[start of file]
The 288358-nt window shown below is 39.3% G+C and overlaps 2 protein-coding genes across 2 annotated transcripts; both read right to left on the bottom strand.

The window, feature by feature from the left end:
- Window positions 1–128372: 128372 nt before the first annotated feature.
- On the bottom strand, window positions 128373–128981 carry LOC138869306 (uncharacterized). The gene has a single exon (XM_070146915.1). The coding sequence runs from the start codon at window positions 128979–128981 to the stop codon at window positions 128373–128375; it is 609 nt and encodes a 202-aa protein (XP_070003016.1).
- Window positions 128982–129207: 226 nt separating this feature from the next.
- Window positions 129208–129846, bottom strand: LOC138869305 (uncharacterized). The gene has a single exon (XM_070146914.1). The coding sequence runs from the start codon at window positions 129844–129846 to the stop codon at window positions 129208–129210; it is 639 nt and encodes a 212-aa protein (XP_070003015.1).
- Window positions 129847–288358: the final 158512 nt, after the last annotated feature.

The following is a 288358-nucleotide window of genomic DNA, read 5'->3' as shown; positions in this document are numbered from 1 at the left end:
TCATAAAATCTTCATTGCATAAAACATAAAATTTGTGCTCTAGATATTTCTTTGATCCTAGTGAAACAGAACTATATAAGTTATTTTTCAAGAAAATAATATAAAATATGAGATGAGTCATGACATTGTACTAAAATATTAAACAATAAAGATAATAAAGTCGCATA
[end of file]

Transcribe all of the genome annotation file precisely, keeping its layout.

The 288358-nt window shown below is 39.3% G+C and overlaps 2 protein-coding genes across 2 annotated transcripts; both read right to left on the bottom strand.

The window, feature by feature from the left end:
- Window positions 1–128372: 128372 nt before the first annotated feature.
- On the bottom strand, window positions 128373–128981 carry LOC138869306 (uncharacterized). The gene has a single exon (XM_070146915.1). The coding sequence runs from the start codon at window positions 128979–128981 to the stop codon at window positions 128373–128375; it is 609 nt and encodes a 202-aa protein (XP_070003016.1).
- Window positions 128982–129207: 226 nt separating this feature from the next.
- Window positions 129208–129846, bottom strand: LOC138869305 (uncharacterized). The gene has a single exon (XM_070146914.1). The coding sequence runs from the start codon at window positions 129844–129846 to the stop codon at window positions 129208–129210; it is 639 nt and encodes a 212-aa protein (XP_070003015.1).
- Window positions 129847–288358: the final 158512 nt, after the last annotated feature.

The following is a 288358-nucleotide window of genomic DNA, read 5'->3' as shown; positions in this document are numbered from 1 at the left end:
TCATAAAATCTTCATTGCATAAAACATAAAATTTGTGCTCTAGATATTTCTTTGATCCTAGTGAAACAGAACTATATAAGTTATTTTTCAAGAAAATAATATAAAATATGAGATGAGTCATGACATTGTACTAAAATATTAAACAATAAAGATAATAAAGTCGCATA